The Egyptian Supreme Constitutional Court's decision to dissolve parliament has "thrown Egypt into turmoil once again," threatening the upcoming presidential election runoff and the hopes of the country's sixteen-month-old revolution, says CFR's Steven A. Cook.
This Pew Research Center publication reports that "Egyptians remain optimistic" and "embrace democracy and religion in political life," and are generally positive toward the Muslim Brotherhood and military.
In outlining the changed landscape in the Middle East, Benoit Challand points out that potential crises, such as in Syria or Iran, could give regional governments an excuse to halt an already slow process of democratization.
Elliott Abrams, CFR's senior fellow for Middle Eastern studies, and Michael Willis, director of the Middle East Centre and King Mohamed VI fellow in Moroccan and Mediterranean studies at University of Oxford's St. Antony's College, discuss the progress made in the movement toward democracy in the Middle East as a result of the Arab uprisings.
This session was part of a CFR symposium, Implications of the Arab Uprisings, which was made possible by the generous support of Rita E. Hauser, and organized in cooperation with University of Oxford's St. Antony's College.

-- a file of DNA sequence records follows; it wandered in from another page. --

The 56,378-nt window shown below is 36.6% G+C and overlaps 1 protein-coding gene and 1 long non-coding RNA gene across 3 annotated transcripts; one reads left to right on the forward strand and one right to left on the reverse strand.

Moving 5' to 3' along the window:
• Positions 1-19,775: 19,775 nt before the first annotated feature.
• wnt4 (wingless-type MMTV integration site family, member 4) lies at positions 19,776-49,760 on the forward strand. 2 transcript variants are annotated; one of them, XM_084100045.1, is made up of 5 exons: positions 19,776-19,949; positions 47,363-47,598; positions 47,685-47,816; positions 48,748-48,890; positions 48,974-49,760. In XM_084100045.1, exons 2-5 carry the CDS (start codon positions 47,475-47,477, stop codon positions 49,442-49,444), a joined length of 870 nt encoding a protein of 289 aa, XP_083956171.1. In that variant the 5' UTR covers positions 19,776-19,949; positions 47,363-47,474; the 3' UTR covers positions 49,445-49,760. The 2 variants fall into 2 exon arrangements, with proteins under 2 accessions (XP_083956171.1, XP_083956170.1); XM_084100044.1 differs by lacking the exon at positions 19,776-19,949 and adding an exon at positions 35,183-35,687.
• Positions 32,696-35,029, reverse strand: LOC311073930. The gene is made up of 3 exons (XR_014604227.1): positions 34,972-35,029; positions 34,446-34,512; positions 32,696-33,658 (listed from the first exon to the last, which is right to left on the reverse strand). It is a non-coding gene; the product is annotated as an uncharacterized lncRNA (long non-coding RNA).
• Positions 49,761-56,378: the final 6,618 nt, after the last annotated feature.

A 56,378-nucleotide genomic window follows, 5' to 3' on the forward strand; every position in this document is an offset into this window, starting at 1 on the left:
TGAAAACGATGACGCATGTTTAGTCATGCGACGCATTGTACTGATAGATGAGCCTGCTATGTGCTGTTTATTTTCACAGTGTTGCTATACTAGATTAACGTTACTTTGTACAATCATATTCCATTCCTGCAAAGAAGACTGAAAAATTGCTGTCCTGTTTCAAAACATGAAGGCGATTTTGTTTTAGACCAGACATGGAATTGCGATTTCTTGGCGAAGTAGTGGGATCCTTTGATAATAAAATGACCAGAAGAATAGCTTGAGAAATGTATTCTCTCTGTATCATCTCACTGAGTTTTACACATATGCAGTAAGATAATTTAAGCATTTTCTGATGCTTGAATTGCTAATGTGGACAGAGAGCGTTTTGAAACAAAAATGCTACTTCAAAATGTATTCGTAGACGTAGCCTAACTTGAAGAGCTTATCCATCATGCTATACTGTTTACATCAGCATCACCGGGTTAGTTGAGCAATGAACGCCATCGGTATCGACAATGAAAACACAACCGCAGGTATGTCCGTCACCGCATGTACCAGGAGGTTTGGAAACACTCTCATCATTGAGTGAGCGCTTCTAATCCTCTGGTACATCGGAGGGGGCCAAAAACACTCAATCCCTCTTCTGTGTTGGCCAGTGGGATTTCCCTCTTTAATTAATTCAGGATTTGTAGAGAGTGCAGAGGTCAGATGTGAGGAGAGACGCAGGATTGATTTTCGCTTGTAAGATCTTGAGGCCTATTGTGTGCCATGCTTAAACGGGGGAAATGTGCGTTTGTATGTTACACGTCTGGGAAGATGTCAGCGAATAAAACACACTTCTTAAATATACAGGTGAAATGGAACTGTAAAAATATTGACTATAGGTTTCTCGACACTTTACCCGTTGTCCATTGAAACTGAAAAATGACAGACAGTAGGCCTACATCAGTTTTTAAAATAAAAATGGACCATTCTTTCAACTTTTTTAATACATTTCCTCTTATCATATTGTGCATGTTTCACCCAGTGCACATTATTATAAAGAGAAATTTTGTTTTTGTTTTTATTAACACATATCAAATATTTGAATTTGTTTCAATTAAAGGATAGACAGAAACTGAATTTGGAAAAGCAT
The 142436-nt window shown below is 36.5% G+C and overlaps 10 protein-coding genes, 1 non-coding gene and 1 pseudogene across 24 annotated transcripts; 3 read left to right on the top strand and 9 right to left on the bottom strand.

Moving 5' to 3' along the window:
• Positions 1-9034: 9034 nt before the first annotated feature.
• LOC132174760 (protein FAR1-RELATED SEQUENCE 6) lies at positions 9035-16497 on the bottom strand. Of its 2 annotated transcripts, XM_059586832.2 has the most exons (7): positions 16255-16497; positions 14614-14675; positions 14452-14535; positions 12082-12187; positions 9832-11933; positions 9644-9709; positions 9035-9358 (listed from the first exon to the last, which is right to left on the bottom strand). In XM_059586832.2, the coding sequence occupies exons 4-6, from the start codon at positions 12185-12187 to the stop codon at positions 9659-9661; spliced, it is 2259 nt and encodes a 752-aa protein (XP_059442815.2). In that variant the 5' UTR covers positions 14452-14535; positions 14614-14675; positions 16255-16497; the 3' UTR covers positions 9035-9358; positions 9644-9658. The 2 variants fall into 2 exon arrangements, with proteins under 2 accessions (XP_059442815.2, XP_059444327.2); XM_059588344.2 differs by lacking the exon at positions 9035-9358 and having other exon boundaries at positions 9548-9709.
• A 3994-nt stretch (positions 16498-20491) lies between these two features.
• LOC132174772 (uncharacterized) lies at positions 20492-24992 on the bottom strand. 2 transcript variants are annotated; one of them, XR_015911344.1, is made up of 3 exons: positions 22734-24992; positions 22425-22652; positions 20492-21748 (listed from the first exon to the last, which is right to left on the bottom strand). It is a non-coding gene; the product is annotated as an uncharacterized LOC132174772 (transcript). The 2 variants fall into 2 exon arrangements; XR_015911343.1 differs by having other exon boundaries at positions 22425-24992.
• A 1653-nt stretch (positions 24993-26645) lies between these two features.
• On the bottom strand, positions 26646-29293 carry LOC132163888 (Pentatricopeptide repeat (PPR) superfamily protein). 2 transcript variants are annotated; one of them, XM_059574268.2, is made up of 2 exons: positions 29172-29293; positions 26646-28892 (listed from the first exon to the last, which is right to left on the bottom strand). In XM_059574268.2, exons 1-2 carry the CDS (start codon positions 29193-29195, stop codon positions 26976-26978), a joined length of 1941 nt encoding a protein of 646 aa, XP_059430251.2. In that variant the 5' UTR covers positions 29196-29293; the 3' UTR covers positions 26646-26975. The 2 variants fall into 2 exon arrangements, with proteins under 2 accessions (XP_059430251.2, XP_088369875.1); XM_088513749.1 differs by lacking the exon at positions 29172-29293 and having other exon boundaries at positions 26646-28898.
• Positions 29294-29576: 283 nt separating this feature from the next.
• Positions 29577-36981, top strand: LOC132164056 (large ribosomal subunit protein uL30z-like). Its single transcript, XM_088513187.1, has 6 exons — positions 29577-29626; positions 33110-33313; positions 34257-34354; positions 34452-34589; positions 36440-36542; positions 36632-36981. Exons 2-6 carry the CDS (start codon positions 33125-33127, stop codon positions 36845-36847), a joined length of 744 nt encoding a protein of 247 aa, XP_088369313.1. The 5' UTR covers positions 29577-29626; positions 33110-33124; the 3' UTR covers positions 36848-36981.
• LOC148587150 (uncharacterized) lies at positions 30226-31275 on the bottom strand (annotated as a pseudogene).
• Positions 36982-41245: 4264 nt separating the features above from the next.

Adam Liptak of the New York Times writes that the U.S. Constitution no longer acts as the model for modern states. He cites the consitution's conservative interpretation and relatively few secured rights in making it a poor model in light of newer constitutions that reflect modern values and contexts.
Myanmar's sudden transition from repressive pariah to potential democracy should be viewed through the lens of a military alarmed by people power revolts and by the country's increasingly shaky economic condition, says CFR's Joshua Kurlantzick.
Learn more about CFR’s mission and its work over the past year in the 2015 Annual Report. The Annual Report spotlights new initiatives, high-profile events, and authoritative scholarship from CFR experts, and includes a message from CFR President Richard N. Haass. Read and download »